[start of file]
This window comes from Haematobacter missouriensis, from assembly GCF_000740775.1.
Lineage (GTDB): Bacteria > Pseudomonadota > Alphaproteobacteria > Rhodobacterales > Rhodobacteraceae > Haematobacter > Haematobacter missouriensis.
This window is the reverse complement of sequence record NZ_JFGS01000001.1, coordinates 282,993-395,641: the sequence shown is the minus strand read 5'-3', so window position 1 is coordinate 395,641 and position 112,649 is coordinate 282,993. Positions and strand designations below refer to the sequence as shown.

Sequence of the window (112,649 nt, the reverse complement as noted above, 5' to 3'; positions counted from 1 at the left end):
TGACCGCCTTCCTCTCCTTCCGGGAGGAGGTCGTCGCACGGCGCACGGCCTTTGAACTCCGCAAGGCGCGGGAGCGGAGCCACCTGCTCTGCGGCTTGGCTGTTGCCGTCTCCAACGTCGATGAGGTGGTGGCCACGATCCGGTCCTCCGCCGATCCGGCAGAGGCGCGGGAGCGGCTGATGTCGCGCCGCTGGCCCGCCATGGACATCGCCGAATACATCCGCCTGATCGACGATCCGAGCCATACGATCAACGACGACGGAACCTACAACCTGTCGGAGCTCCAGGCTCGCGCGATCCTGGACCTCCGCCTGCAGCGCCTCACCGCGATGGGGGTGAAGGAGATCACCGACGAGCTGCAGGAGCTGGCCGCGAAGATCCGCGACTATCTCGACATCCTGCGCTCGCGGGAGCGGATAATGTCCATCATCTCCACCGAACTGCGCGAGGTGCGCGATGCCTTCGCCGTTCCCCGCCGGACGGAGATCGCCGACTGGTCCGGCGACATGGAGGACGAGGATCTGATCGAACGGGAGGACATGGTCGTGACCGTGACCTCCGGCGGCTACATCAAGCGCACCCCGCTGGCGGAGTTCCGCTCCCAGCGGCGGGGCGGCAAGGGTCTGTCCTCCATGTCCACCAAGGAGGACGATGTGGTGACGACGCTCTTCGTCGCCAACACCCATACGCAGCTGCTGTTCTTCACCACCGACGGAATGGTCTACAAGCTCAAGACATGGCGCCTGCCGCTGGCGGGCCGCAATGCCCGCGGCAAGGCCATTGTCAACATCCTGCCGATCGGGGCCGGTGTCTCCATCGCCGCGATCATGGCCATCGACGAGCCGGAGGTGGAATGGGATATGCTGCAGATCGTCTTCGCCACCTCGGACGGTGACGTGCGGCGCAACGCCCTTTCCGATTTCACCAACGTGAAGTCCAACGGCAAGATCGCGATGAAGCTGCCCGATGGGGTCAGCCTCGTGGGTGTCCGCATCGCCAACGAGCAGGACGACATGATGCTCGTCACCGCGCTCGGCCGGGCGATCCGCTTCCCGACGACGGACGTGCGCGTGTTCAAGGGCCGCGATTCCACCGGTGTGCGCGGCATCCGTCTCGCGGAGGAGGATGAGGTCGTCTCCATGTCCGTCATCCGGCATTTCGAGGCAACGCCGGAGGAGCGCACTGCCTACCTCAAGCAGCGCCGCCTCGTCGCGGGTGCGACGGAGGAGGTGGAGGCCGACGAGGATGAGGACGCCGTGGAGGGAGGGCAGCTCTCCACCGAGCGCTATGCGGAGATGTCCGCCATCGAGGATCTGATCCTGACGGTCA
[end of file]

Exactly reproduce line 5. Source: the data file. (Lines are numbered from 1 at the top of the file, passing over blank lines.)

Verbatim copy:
TGACCGCCTTCCTCTCCTTCCGGGAGGAGGTCGTCGCACGGCGCACGGCCTTTGAACTCCGCAAGGCGCGGGAGCGGAGCCACCTGCTCTGCGGCTTGGCTGTTGCCGTCTCCAACGTCGATGAGGTGGTGGCCACGATCCGGTCCTCCGCCGATCCGGCAGAGGCGCGGGAGCGGCTGATGTCGCGCCGCTGGCCCGCCATGGACATCGCCGAATACATCCGCCTGATCGACGATCCGAGCCATACGATCAACGACGACGGAACCTACAACCTGTCGGAGCTCCAGGCTCGCGCGATCCTGGACCTCCGCCTGCAGCGCCTCACCGCGATGGGGGTGAAGGAGATCACCGACGAGCTGCAGGAGCTGGCCGCGAAGATCCGCGACTATCTCGACATCCTGCGCTCGCGGGAGCGGATAATGTCCATCATCTCCACCGAACTGCGCGAGGTGCGCGATGCCTTCGCCGTTCCCCGCCGGACGGAGATCGCCGACTGGTCCGGCGACATGGAGGACGAGGATCTGATCGAACGGGAGGACATGGTCGTGACCGTGACCTCCGGCGGCTACATCAAGCGCACCCCGCTGGCGGAGTTCCGCTCCCAGCGGCGGGGCGGCAAGGGTCTGTCCTCCATGTCCACCAAGGAGGACGATGTGGTGACGACGCTCTTCGTCGCCAACACCCATACGCAGCTGCTGTTCTTCACCACCGACGGAATGGTCTACAAGCTCAAGACATGGCGCCTGCCGCTGGCGGGCCGCAATGCCCGCGGCAAGGCCATTGTCAACATCCTGCCGATCGGGGCCGGTGTCTCCATCGCCGCGATCATGGCCATCGACGAGCCGGAGGTGGAATGGGATATGCTGCAGATCGTCTTCGCCACCTCGGACGGTGACGTGCGGCGCAACGCCCTTTCCGATTTCACCAACGTGAAGTCCAACGGCAAGATCGCGATGAAGCTGCCCGATGGGGTCAGCCTCGTGGGTGTCCGCATCGCCAACGAGCAGGACGACATGATGCTCGTCACCGCGCTCGGCCGGGCGATCCGCTTCCCGACGACGGACGTGCGCGTGTTCAAGGGCCGCGATTCCACCGGTGTGCGCGGCATCCGTCTCGCGGAGGAGGATGAGGTCGTCTCCATGTCCGTCATCCGGCATTTCGAGGCAACGCCGGAGGAGCGCACTGCCTACCTCAAGCAGCGCCGCCTCGTCGCGGGTGCGACGGAGGAGGTGGAGGCCGACGAGGATGAGGACGCCGTGGAGGGAGGGCAGCTCTCCACCGAGCGCTATGCGGAGATGTCCGCCATCGAGGATCTGATCCTGACGGTCA